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Born: 1860
Died: 1938 03 09


Was born in London. His mother was the sister of Holman Hunt, the pre-Raphaelite painter. He was educated either at Cheltenham Grammar School or at Cheltenham College and was apprenticed to Raingir & Wilson, builders, of Cheltenham and later studied to be an architect. According to a note on Wilson (Building, March 1924:1-2), his father insisted on a period devoted to the practical side of the building trade, which he said later he found very valuable. He was apprenticed to a firm of architects in Cheltenham and practised with them. His early works are said to have been in Cheltenham and the Cotswold district and later in Middlesex (Uxbridge, West Drayton and the Thames valley, extending to Kennington). The Church at Isleworth of stone and snapped flint was by him (c1888). In 1888 he joined the Monmouth Artillery and was serving with cavalry and infantry brigades at Aldershot at the outbreak of the Anglo-Boer War. Shortly afterwards he came to South Africa in command of a section of the Royal Irish Mounted Cavalry and remained in South Africa. Wilson appears to have remained close to military matters too; he was a founder member of the Transvaal Horse Artillery but was 'too old to fight' in the First World War. A note in Building adds that he was a 'bachelor, fond of children and animals and played a good game of golf'. Wilson was a staunch supporter of the profession in the Transvaal and a Pioneer architect on the Rand, his practice centred on Johannesburg; according to JN COWIN (SAAR June 1953:4), he was the first private architect who was allowed by the PUBLIC WORKS DEPARTMENT to design government buildings. In 1917 he won the competition for the Standard Bank, Eloff Street, completed 1923, a prestigious head office for which job many others competed. Drawings for this building were accepted and displayed in the Royal Academy Summer Exhibition of 1921 in London. In 1922 he was joined in practice by DR LYNE (as an associate). Wilson designed the Brakpan Mines Memorial in 1923 which was in memory of certain mines officials and police officers who were taken out and shot during the 1922 disturbances and buried behind the Mine Offices. He came second in the competition for the Town Hall at Pietersburg. His interest was in architectural education and donated journals (fifteen volumes of Country Life) to the library of the University of the Witwatersrand in 1933.

He designed the Johannesburg Municipal Offices, known as the ‘Tin Temple’, which was later used for Technical School and University purposes and where the first Wits School of Architecture was located.

His designs for warehouses and the Standard Bank are reserved, grave buildings built in local granite, their predominantly plain surfaces articulated by arched window openings decorated with the plainest of keystones and by either Corinthian columns or pilaster strips. The stonework expresses the architect's intention that these buildings should be dignified and functional additions to the most important commercial centre of the Union.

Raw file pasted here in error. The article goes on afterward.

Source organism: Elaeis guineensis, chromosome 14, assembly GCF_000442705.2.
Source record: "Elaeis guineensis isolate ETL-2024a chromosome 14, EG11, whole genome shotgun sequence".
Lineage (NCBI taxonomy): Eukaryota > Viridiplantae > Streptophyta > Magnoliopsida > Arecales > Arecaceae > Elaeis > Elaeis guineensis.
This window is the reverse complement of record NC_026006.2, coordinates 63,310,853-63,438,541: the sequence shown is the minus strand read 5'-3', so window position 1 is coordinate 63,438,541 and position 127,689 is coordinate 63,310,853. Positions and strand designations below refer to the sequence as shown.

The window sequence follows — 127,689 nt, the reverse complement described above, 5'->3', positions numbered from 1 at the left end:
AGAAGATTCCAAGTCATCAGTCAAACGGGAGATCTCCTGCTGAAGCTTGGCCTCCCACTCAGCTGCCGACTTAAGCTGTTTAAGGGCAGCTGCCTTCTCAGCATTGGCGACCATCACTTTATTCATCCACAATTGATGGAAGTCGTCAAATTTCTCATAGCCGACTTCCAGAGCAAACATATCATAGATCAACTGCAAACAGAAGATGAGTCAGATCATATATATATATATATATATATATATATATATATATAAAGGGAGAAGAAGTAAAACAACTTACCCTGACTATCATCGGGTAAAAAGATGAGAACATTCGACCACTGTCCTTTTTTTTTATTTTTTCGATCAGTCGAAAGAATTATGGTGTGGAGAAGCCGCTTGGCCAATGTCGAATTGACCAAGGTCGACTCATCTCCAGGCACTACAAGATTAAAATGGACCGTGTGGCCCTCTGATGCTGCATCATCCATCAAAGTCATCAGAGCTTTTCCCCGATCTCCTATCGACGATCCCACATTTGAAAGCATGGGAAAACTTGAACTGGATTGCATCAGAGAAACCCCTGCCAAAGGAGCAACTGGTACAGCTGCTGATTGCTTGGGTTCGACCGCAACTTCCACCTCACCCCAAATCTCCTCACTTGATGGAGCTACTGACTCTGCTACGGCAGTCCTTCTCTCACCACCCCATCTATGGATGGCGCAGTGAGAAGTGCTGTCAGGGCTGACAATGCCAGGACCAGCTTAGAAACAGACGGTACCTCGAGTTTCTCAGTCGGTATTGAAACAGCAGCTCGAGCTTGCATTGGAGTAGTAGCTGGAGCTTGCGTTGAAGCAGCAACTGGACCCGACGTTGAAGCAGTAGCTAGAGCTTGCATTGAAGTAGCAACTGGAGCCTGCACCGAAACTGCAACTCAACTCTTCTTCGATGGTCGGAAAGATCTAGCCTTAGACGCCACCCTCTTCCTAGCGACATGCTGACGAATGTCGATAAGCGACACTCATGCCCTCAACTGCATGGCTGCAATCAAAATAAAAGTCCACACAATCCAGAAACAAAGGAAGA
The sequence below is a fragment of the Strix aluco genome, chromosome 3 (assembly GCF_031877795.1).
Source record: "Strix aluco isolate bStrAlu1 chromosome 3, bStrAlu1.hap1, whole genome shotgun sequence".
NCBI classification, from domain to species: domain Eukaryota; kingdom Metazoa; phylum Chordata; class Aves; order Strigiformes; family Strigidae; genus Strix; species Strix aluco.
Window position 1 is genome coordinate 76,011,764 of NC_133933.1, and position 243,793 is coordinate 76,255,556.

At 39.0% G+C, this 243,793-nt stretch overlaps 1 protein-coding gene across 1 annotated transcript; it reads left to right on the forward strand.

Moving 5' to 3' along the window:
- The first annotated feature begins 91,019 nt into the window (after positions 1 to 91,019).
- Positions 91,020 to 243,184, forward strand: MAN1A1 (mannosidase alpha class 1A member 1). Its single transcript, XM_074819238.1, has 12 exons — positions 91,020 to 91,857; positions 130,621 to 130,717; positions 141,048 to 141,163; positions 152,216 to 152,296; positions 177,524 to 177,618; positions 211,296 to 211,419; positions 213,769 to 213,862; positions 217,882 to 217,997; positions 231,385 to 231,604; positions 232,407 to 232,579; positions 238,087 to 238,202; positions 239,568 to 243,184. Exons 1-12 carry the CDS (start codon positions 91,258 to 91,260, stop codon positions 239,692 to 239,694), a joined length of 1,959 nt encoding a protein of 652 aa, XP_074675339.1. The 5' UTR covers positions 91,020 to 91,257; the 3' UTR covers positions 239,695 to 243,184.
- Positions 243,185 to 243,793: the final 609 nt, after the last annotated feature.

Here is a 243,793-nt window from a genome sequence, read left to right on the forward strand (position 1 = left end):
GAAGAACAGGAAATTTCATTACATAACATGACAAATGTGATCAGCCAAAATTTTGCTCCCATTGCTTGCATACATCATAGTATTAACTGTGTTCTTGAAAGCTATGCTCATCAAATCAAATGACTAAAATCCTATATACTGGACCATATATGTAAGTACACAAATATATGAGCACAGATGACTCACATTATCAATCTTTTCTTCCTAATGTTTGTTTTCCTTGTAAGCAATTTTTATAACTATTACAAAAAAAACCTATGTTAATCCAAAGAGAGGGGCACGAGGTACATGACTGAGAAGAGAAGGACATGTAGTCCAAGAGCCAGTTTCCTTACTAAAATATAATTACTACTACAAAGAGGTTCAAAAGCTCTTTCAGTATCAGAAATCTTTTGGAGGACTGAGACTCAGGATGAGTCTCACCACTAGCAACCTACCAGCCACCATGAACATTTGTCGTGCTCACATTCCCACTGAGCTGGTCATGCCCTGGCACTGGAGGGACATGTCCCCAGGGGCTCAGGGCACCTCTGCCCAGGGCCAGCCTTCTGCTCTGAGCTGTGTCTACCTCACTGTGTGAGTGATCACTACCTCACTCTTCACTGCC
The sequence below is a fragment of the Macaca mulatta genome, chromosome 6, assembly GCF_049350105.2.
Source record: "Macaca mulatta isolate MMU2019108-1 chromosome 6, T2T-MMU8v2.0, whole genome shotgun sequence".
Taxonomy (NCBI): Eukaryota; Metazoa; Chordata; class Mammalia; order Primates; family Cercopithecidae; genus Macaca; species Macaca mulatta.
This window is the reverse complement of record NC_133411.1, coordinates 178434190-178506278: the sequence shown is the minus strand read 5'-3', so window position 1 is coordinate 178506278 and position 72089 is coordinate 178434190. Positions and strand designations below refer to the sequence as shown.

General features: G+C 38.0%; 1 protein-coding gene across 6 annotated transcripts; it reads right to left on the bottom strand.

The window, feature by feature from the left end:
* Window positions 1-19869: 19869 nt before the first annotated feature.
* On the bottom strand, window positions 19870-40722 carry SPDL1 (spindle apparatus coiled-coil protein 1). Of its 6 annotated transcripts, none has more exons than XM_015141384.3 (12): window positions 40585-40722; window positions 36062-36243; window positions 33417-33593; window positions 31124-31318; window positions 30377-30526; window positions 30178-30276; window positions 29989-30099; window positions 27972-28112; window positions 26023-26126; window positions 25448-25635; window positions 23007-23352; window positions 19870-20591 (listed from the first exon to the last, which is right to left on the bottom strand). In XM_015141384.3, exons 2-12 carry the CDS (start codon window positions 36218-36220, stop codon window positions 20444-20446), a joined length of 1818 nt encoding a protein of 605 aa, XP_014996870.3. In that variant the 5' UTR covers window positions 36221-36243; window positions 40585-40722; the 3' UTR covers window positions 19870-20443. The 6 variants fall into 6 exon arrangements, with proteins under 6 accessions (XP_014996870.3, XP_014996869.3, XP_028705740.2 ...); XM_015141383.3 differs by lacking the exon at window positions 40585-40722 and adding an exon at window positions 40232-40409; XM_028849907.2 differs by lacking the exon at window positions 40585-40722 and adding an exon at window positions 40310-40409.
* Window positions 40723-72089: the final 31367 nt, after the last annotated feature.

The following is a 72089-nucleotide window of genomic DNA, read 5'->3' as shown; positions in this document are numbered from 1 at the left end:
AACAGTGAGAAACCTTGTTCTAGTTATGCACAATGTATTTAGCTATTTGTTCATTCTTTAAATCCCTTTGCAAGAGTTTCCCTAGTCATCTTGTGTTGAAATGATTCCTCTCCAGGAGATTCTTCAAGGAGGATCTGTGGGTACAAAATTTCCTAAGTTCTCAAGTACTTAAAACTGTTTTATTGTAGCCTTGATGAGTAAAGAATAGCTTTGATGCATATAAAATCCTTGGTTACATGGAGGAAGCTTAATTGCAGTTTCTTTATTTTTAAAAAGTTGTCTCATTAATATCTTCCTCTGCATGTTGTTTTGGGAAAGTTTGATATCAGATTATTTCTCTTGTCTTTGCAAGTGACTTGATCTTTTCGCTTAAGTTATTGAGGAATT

In contrast to his commercial buildings, his best-known house, Percival Tracy's Beauvais in Observatory, Johannesburg, is light and serene, the three storeys held together visually by the chimneys in the manner of the Arts and Crafts style of Philip Webb. His design is notable for its harmony, balance and appropriateness.

LRIBA 1911 Jhb; FSA; FRIBA; Pres Soc of Archts (Lon) SA branch 1922; Pres ATA 1924; Freemason; Turf Club; Rand Club. (Building Jun 1921:466; Building Mar 1924:1-2; Herbert 1975; Norwich 1985; ISAA mem list; Jnl ATA Dec 1917:112-13; Picton-Seymour 1977; SAAE&S Jnl Feb 1907:80; SAAE&S Jnl Dec 107:80; SAAR Jun 1925:49-52; SAAR Jan 1933:15; SAAR Mar 1938:99 obit; SAAR Jun 1953:41; SAWW 1908; UWA see LEITH Archive)

Publ: Valedictory address, SAAR Mar 1925:2-5

All truncated references not fully cited in 'References' are those of Joanna Walker's original text and cited in full in the 'Bibliography' entry of the Lexicon.

List of projects

With photographs
With notes

Danziger Bros Warehouse: 1920. Johannesburg, Gauteng - Architect
Elephant Trading Building: 1919-1923. Johannesburg, Gauteng - Architect
High School: 1926. Klerksdorp, North West - Architect
Hindu Crematorium: 1918. Brixton, Johannesburg, Gauteng - Architect
House Harold Jeppe: 1925. Auckland Park, Johannesburg, Gauteng - Architect
House Tracy, Beauvais: 1907. Observatory, Johannesburg, Gauteng - Architect
Jaff & Co., bldg for Katzenellenbogen: 1916. Johannesburg, Gauteng - Architect
M Bloch & Co, Warehouse: 1923. Johannesburg, Gauteng - Architect
Municipal Offices, known as the 'Tin Temple': 1903. Johannesburg, Gauteng - Architect
Queen Victoria Hospital - First: 1906. Johannesburg, Gauteng - Architect
Race Course Grandstand - Eastern District Sports Club: 1934. Dunswart, Benoni, Gauteng - Architect
Standard Bank: 1917. Johannesburg, Gauteng - Architect
Synagogue: 1922. Yeoville, Johannesburg, Gauteng - Architect
Synagogue,add: 1924. Tshwane (Pretoria), Gauteng - Architect
Tin Temple: 1903. Johannesburg, Gauteng - Architect
WM Cuthbert and Co Factory: 1932. Johannesburg, Gauteng - Architect

Books citing WILSON

Brown, SM. 1969. Architects and others: an annotated list of people of South African interest appearing in the RIBA Journal 1880-1925. Johannesburg: Unpublished dissertation, University of the Witwatersrand. pp

Walker, Michael. 2013. The pioneer architects of Johannesburg and their buildings (1886 - 1899) with postcard illustrations. St James: The Kalk Bay Historical Association. pp 55